Israel Hate Spells Trouble in Tehran
Quds Day in Iran is always marked by speeches noted for their anti-Semitic and anti-Zionist rhetoric. This year was no exception. In a speech already condemned by Baroness Ashton – lead negotiator in the P5+1 talks on Iranian nuclear proliferation – President Mahmoud Ahmadinejad labelled Israel a “malignant cancer” and the state’s endurance “an insult to all humanity”, adding that “the fake Zionist regime would soon fade away from geography and every inch of the occupied territories be returned to Palestinians”.
Ahmadinejad’s particularly vociferous and violent address in Tehran, however, signifies deeper problems on the home front. His aggressive language can be taken as a sign that the sanctions imposed by segments of the international community are working and the regime’s popularity is waning as a consequence.
When their grip on power loosens, leaders both democratic and autocratic often turn towards jingoism to rally the populace against another as a form of distraction. It is not coincidental, for example, that Argentinian leaders from General Galtieri to Cristina Fernández de Kirchner have suddenly remembered their need to regain the Falklands at times when economic conditions are taking a turn for the worse. The same can be said of Nicolas Sarkozy’s decision to round up and deport thousands of Romany gypsies in the summer of 2010, when the unemployment rate in France was climbing and his approval rating slipping.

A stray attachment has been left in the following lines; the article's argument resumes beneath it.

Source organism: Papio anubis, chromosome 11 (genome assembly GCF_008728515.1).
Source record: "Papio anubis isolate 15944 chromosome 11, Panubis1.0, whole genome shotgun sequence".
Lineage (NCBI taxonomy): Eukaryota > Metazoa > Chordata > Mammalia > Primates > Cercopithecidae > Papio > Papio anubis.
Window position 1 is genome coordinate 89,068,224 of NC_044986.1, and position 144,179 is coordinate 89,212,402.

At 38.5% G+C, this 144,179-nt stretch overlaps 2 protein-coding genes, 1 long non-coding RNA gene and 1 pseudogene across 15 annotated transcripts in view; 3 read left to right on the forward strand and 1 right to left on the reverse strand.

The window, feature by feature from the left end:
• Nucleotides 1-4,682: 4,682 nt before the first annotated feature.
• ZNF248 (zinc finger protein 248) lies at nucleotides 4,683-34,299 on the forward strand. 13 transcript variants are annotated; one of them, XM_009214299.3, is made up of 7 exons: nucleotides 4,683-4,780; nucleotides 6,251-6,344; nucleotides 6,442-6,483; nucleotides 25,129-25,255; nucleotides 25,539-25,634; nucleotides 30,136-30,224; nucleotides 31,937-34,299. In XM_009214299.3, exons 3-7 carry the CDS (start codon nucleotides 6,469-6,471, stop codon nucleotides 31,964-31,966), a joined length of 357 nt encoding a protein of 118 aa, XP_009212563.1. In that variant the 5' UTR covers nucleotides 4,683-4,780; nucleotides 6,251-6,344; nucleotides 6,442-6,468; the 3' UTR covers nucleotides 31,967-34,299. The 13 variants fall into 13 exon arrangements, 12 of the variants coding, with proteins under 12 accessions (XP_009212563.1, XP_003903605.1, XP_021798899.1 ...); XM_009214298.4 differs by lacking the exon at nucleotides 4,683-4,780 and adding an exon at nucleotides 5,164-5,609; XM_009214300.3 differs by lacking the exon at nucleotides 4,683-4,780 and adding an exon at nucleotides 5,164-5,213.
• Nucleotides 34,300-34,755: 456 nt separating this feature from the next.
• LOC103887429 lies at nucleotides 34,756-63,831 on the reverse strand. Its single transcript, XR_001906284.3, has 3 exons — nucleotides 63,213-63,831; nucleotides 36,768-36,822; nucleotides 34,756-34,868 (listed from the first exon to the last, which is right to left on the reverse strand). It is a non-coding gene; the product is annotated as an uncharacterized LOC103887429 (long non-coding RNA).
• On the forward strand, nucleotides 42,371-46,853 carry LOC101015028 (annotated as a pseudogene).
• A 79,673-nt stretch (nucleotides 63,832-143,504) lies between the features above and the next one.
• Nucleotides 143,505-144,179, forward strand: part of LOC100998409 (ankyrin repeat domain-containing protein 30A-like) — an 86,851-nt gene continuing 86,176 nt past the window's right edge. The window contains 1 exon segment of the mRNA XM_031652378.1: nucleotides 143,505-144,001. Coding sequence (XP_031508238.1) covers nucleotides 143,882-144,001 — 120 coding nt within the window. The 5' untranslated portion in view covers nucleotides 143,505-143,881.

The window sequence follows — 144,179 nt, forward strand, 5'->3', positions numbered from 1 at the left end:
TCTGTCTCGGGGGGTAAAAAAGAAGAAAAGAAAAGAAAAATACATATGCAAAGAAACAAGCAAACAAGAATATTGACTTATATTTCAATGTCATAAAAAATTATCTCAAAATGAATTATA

The exploitation of the Palestinian cause has always been a go-to point for Iranian leaders; that Ahmadinejad felt the need to be even more strident and transparent in his remarks this year is a sign that he feels he needs Israel as an enemy more than ever. Given the tenor of his address, never let it be said that his feelings on the existence of the Jewish state are not absolute.
Unfortunately at the same time, it is clear by extension that even as the Iranian people suffer as a consequence of sanctions, the regime cares above all for its longevity and will act accordingly – recall how, after the doctored 2009 presidential election, the Green Revolution was put down violently in its infancy.
At present, The Economist reports that inflation is rampant, the value of the rial has halved over the past year, and the cost of the most basic foodstuffs, clothes, and white goods has soared. Chicken, for instance, is now valued at three times the price it was one year ago and a black market has flourished in the sale of ill-gotten poultry.
The government, it would seem, would rather tell their people to stop eating chicken and censor its presence on television screens that end their pursuit of that most deadly weapon, an action which would result in the conclusion of sanctions and the return of chickens to every pot. A sign, perhaps, that the leadership in Tehran may do whatever it takes to remain in control.